Serine/threonine-protein kinases SGK represent a kinase subfamily with orthologs found across animal clades and in yeast. In most vertebrates, including humans, there are three isoforms encoded by the genes SGK1, SGK2, and SGK3. The name Serum/glucocorticoid-regulated kinase refers to the first cloning of a SGK family member from a cDNA library screen for genes upregulated by the glucocorticoid dexamethasone in a rat mammary epithelial tumor cell line. The first human family member (human SGK1) was cloned in a screen of hepatocellular genes regulated in response to cellular hydration or swelling.
An Overview of SGK
Serum/glucocorticoid-regulated kinase (SGK) is a protein kinase belonging to the serine/threonine family, which is rapidly transcribed under a variety of stimuli including serum and glucocorticoids. SGK was originally isolated from the process of differentially screening for glucocorticoid-induced transcription in breast tumor cell lines. SGK is composed of an N-terminal (amino terminal), an intermediate catalytic domain, and a C-terminal (carboxy terminal). The SGK gene is 2.4 kb in length and encodes a protein with a relative molecular mass of 49 ku. SGK is widely expressed in animal tissues, with relatively high expression in ovarian, thymus and lung. SGK plays an important role in the interaction of many cell signal transduction pathways as well as the phosphorylation cascade of cells. In addition to being induced by glucocorticoids, serum, and mineralocorticoids, a variety of intracellular and extracellular factors can affect SGK transcription, activity, and intracellular localization. Thus, SGK plays a key role in signal transduction of ion channel, cell volume, cell survival, cell proliferation, and apoptosis.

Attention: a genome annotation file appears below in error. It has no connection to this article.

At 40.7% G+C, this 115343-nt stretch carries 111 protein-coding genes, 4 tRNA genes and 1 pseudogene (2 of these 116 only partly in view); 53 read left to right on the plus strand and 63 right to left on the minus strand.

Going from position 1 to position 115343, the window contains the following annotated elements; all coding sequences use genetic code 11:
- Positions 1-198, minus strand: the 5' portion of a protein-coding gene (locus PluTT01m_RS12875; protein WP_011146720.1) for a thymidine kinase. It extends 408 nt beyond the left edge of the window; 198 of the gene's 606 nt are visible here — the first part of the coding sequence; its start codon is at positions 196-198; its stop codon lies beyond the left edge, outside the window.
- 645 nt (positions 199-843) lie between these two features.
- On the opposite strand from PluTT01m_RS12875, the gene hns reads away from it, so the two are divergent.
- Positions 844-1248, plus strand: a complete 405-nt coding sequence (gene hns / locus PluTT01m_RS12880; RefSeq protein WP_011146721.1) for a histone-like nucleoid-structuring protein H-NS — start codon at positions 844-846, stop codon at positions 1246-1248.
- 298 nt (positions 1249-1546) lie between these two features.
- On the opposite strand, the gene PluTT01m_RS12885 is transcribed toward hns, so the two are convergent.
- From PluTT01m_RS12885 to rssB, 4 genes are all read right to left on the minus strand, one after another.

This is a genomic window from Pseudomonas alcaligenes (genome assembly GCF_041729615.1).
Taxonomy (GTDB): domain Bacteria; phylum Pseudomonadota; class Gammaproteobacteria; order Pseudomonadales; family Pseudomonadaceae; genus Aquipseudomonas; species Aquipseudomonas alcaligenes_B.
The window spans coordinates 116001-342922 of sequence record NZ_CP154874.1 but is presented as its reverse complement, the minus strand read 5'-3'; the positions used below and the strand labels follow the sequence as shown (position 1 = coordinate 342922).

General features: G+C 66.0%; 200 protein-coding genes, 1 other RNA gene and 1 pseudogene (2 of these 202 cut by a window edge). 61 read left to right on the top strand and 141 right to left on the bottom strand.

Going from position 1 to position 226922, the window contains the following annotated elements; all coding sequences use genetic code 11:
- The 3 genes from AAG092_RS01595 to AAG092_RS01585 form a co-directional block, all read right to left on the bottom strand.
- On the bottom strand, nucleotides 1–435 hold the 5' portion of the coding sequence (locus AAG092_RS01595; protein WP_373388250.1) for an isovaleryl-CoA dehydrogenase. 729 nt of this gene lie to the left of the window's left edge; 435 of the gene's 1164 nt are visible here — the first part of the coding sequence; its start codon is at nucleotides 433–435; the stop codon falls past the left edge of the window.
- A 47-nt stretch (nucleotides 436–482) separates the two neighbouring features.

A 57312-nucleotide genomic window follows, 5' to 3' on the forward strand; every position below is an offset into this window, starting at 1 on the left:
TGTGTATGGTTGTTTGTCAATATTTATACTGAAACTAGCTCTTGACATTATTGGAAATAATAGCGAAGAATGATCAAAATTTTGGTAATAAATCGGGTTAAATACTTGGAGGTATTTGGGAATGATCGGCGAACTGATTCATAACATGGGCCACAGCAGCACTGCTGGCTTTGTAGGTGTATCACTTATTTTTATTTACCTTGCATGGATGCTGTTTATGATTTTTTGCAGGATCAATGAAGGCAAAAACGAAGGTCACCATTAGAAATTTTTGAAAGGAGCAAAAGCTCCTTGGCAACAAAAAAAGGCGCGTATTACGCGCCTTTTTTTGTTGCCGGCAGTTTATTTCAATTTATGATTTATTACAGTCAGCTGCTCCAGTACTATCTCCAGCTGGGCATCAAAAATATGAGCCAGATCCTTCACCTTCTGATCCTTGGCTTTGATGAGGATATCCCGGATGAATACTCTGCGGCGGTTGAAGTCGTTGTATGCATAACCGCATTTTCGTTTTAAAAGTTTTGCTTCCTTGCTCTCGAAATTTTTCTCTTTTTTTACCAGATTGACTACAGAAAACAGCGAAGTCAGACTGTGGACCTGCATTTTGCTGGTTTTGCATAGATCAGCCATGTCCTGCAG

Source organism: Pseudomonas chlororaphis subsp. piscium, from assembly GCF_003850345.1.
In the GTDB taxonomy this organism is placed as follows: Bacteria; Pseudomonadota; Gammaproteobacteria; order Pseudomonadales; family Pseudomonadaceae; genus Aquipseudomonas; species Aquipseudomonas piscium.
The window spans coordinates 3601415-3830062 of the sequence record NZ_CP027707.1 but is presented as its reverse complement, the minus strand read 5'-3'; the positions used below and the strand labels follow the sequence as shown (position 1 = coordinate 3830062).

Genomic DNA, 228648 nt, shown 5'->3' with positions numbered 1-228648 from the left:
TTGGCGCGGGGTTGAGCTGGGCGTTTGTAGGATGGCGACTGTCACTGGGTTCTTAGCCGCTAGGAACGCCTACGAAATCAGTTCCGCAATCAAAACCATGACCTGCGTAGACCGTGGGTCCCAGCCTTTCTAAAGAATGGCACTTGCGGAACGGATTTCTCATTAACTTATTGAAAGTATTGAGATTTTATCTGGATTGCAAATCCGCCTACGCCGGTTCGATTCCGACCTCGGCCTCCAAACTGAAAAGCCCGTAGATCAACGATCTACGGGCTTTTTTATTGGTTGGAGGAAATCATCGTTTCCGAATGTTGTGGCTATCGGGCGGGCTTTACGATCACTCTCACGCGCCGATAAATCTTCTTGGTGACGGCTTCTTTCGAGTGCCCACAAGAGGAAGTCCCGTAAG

Major type of SGK
The homologs of SGK include SGK1, SGK2, and SGK3. The similarity between the latter two and SGK1 is 80%, and the similarity at the C-terminus of the non-catalytic domain is 44% to 68%.
Inhibition of SGK
Currently, there are many SGK inhibitors that can be used to treat SGK-induced diseases such as diabetes, obesity, metabolic syndrome (lipeemia), systemic hypertension, cardiovascular disease and kidney disease. For example, EMD638683 is a highly selective SGK1 inhibitor and GSK 650394 is a novel SGK inhibitor. In the future, SGK may serve as a new therapeutic target for cancer.
SGK and diseases
Studies found that elevated levels of SGK mRNA in non-small cell lung cancer tissues was associated with clinical outcomes. The role of SGK in regulating ion channel is related to the absorption of pulmonary edema fluid. The regulation of SGK by transforming growth factor-β1 (TGF-β1) is associated with fibrotic diseases, and the role of SGK in pulmonary vascular remodeling is closely related to pulmonary hypertension. Therefore, SGK is associated with acute lung injury (ALI)/acute respiratory distress syndrome (ARDS) pulmonary fibrosis, pulmonary hypertension, and non-small cell lung cancer.
Lee, C.T., Tyan, S.W., Ma, Y.L., et al. () Serum- and glucocorticoid-inducible kinase (SGK) is a target of the MAPK/ERK signaling pathway that mediates memory formation in rats. Eur J Neurosci, 23(5): 1311-1320.